My Life as a Twenty-Something summer series ends today back in San Francisco. Thank you for following along all summer and sharing your thoughts!
Sarah, a friend I met through my studying abroad program, moved here last summer from Boston for a job. It’s been such a trip and blast having her in my everyday life again after not thinking that’d be the case again after we parted ways in Sydney five years ago. What a treat! Here’s Sarah’s post on settling into her new city — San Francisco! I had no plans to move to San Francisco. I lived in Boston, working a deadend job, applying to new positions in Boston, but also applying to jobs in other cities. Somewhere along the line of applications, I had gotten in touch with my old coworker who had moved to the Bay Area. She told me there was an opening at the company she worked at that I would be qualified for, and that if I was interested, she would put in a good word.
As one who never shies away from at least TRYING, I sent over my resume and materials and got an interview soon after. A phone interview turned into a few Skype interviews, and before I knew it I had a job offer to move to San Francisco. Somewhere during the application process, I called Kate to tell her I was interviewing. I think we both sincerely thought it was too good to be true. (I was careful not to get too excited but had my fingers crossed! – K) I had applied to (and gotten rejected from) a lot of jobs. Were they really going to hire me all the way from Boston?
As I said: my goal was never to move to San Francisco; it just happened. The first and best job opportunity I considered was here – so I came. In fact, I hadn’t been to this fine city until I stepped off the plane and called it home. What brought me here will probably be the thing that keeps me here: the job opportunities. There are so many companies doing big things based in the Bay Area – including the one I work for now. I’m not saying these companies don’t exist in other places – but the tech scene I know and love thrives here more than any other place I’ve ever been.
The view from my office. Ironically, (since we work for the same company) it’s the San Francisco version of Meg’s view in NYC.
Though Boston was the original Melting pot, I think of San Francisco as the Melting Pot of the current era. One story I like to tell is how, as an avid sports fan, I venture out at 10 a.m. on Sundays by myself during the fall to watch Patriots games. I don’t go to one of the New England bars (though I could), but instead go to one of the few hole in the walls in my neighborhood that play every game. The first time I found this, I thought it was just because the 49ers weren’t on yet, but indeed, there are a lot of bars that play more than one game at once. I’ve never been to a bar in Boston that played anything but the Patriots if they were on.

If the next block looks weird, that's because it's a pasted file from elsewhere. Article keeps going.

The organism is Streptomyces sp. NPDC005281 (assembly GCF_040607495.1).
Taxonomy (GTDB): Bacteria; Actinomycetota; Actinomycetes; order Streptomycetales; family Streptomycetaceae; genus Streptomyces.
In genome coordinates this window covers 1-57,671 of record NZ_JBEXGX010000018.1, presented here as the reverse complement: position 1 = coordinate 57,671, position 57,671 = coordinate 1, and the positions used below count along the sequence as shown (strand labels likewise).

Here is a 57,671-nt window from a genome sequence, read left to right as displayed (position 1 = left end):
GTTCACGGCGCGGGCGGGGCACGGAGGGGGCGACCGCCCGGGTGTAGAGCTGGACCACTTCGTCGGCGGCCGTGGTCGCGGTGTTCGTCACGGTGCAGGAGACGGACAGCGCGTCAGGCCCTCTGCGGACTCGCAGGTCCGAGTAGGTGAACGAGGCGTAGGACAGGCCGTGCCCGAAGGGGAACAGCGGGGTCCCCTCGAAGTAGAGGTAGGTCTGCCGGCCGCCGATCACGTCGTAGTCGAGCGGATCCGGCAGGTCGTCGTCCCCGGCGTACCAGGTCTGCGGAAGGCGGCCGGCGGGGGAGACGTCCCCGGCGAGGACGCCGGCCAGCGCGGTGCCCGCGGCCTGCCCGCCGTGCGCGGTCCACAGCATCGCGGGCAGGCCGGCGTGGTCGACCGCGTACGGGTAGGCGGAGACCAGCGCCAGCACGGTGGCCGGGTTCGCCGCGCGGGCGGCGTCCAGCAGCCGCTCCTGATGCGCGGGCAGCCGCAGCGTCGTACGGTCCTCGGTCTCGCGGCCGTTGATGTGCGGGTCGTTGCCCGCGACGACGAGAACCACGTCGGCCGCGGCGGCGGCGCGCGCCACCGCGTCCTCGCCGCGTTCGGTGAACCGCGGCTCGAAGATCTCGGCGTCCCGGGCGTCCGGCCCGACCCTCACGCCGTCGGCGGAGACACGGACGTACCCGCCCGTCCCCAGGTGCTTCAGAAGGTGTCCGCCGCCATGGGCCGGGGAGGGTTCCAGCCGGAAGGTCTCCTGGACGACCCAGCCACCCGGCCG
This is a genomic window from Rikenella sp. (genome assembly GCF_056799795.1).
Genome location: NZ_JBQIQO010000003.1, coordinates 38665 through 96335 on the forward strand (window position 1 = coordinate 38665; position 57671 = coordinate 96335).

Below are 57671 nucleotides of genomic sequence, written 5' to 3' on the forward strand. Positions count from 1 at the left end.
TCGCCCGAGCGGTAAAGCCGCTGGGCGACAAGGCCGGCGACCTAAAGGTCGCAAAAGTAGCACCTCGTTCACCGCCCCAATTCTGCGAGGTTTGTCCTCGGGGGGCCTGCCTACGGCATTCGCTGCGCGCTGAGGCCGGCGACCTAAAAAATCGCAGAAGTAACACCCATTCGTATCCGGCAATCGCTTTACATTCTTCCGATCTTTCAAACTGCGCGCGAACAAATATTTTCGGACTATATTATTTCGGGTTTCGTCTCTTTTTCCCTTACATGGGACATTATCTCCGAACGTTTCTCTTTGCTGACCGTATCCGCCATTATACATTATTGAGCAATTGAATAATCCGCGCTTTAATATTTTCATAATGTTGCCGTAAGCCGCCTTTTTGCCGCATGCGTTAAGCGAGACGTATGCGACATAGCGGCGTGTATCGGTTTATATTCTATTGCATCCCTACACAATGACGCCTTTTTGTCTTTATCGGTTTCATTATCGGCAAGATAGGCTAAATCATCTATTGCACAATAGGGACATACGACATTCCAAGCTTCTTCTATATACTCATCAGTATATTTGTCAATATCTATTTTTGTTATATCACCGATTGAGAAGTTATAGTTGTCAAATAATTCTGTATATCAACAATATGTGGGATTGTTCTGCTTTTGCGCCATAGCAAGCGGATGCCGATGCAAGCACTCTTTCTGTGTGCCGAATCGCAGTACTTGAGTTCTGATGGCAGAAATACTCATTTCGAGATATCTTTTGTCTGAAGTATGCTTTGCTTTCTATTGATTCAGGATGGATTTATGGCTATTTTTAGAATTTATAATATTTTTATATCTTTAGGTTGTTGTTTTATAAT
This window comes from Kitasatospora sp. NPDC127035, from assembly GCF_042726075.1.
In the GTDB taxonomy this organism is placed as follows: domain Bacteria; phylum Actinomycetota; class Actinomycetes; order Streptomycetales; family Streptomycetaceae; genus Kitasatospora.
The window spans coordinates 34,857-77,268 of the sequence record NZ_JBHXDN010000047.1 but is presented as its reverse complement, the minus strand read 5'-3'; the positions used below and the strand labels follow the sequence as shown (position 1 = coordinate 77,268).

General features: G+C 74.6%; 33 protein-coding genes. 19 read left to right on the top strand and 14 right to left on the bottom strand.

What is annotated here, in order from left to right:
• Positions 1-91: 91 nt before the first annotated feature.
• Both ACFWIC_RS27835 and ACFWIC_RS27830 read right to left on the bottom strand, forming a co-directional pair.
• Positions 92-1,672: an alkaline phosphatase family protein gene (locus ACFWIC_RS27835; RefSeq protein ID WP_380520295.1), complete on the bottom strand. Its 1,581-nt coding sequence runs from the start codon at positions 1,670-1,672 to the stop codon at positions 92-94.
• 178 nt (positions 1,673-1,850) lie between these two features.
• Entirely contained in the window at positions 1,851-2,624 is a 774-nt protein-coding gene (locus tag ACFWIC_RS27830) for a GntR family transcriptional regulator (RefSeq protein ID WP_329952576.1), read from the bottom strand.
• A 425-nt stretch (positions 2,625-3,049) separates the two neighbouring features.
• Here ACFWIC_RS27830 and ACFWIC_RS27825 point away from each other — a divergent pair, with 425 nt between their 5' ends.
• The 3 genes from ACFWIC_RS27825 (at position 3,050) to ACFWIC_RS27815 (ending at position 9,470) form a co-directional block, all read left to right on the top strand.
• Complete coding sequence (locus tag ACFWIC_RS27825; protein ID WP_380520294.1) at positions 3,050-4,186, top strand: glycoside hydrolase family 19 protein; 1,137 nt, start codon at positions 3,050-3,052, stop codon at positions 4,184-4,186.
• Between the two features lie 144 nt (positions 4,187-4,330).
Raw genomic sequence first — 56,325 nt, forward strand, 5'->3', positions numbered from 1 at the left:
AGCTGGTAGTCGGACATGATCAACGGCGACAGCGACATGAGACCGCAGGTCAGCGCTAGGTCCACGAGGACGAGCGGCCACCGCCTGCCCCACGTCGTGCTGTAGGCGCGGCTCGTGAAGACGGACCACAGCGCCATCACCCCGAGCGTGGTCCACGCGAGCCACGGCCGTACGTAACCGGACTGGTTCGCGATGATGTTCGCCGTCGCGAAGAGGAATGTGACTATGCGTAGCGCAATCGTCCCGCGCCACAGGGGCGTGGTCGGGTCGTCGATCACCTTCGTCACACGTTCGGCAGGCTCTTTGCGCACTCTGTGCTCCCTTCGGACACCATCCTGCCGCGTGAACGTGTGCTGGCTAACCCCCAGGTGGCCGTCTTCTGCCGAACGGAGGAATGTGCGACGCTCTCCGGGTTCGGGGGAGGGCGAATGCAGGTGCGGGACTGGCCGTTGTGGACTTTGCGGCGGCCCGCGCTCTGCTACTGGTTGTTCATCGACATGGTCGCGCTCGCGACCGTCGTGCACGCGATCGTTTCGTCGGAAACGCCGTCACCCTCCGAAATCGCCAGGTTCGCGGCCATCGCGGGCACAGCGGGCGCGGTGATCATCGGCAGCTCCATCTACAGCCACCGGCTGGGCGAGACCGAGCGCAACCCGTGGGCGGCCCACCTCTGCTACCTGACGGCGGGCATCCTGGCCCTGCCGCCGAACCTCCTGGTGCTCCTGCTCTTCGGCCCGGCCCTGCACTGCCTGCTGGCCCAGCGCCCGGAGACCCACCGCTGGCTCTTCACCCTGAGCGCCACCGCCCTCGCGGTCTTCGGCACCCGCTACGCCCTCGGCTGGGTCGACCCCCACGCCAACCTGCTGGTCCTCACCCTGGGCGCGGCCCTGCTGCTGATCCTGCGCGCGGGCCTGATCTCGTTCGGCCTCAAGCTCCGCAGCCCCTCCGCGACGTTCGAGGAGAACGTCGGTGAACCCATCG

Another one of the big benefits of living in SF are the other young professionals that are here. As Steph previously said, Boston is full of college kids. In San Francisco, it is a beautiful thing to go to a bar in any neighborhood and know that the guys I’m talking to have graduated from college. But the best part of living in San Francisco as a native New Englander is the weather. If you have never experienced it, God bless you, but seasonal winter depression is a very real thing. In winter states, from November to February, you don’t go out, you get pale, and you probably gain some weight because you don’t want to don your snow pants just to make it to the gym. While there are certainly times I miss that weather, my jaunts to the park all winter long have me saying otherwise.
A walk through the Marina in JANUARY.
Speaking of jaunts to the park, my most treasured San Francisco thing to do is called Off the Grid — a touring army of delicious food trucks — that stops Sunday afternoons not too far from my apartment. The best way to describe it is a picnic where you can buy any type of food that you want and legally have an open container of booze. I try to dedicate a few hours every Sunday when I’m around to walk over and plop myself on my park blanket for some sunshine and some fried chicken or a taco. Often I’ll go alone with my book and a few beers, or I’ll text a few people to see if they want to come by. It’s tucked into a section of town called the Presidio so you feel like you’ve turned the corner on some secret surprise party that you are actually cool enough to go to.
Fried chicken and macaroni salad
There are many, many other things I have found in SF to be lovable: Karl the fog, the proximity to Napa, hikes urban and otherwise, not to mention the awesome food and sights to see. I’m happy to be in San Francisco for the time being – and I think it’s pretty happy to have me.
I am so glad you’re here, Sarah! Stay forever!
That wraps the Life as a Twenty-Something series. Over the last 10 weeks we’ve covered Los Angeles (part 1 and part 2), D.C., New York (part 1 and part 2), Boston, Austin, Chicago, Santa Barbara, and San Francisco. Thank you to Taylor, Michelle, Becca, Steph, Jorie, Veronica, Caitlin, Meg, Sophie and Sarah for taking the time to reflect on your awesome lives and show us around. You all are dolls.
Sarah and me making an “SF” sparkler gram on the Fourth of July.